In this questionnaire survey of physicians at KUH, most respondents were currently participating in clinical research and felt that clinical research was necessary. As compared to physicians participating in clinical research, smaller proportions of physicians had formal training in clinical research. The majority reported a need to acquire concepts and skills regarding clinical research, especially those related to statistics. Both previous participation in and prospective participation in clinical research were positively associated with current participation in clinical research, suggesting that physicians who were accustomed to clinical research were participating in and would participate in clinical research.
Our findings indicate that the contention that "doctors (in Japan) simply don't want to take part in clinical trials"[11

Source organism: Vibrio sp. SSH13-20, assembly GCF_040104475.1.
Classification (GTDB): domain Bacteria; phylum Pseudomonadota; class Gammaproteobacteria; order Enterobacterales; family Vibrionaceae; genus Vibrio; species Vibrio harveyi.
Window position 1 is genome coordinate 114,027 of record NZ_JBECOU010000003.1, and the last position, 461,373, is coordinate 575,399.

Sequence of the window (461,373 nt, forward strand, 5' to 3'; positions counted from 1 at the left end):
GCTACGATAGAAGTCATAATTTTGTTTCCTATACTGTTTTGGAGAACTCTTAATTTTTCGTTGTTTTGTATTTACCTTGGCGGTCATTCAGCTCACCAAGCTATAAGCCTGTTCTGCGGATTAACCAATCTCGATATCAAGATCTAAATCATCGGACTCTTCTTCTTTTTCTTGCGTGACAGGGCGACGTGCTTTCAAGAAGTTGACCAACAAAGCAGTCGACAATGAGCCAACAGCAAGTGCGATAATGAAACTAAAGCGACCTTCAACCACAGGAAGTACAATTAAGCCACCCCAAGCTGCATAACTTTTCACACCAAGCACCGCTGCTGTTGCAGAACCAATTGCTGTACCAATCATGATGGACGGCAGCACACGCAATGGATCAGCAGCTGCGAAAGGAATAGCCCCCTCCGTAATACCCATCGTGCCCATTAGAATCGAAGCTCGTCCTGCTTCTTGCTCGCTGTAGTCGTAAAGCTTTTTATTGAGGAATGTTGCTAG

] is a misunderstanding. Indeed, our results indicate that if an adequate trial infrastructure is present, Japanese physicians are eager to conduct clinical research.
KUH is an important research center in Japan, and this likely explains why the rates of participation in and acknowledgement of the importance of clinical research were high among respondents. Studies have reported a wide range in the percentage of physicians participating in clinical research, from 13% to 90% [12
]. In a questionnaire survey at Tokushima University Hospital[8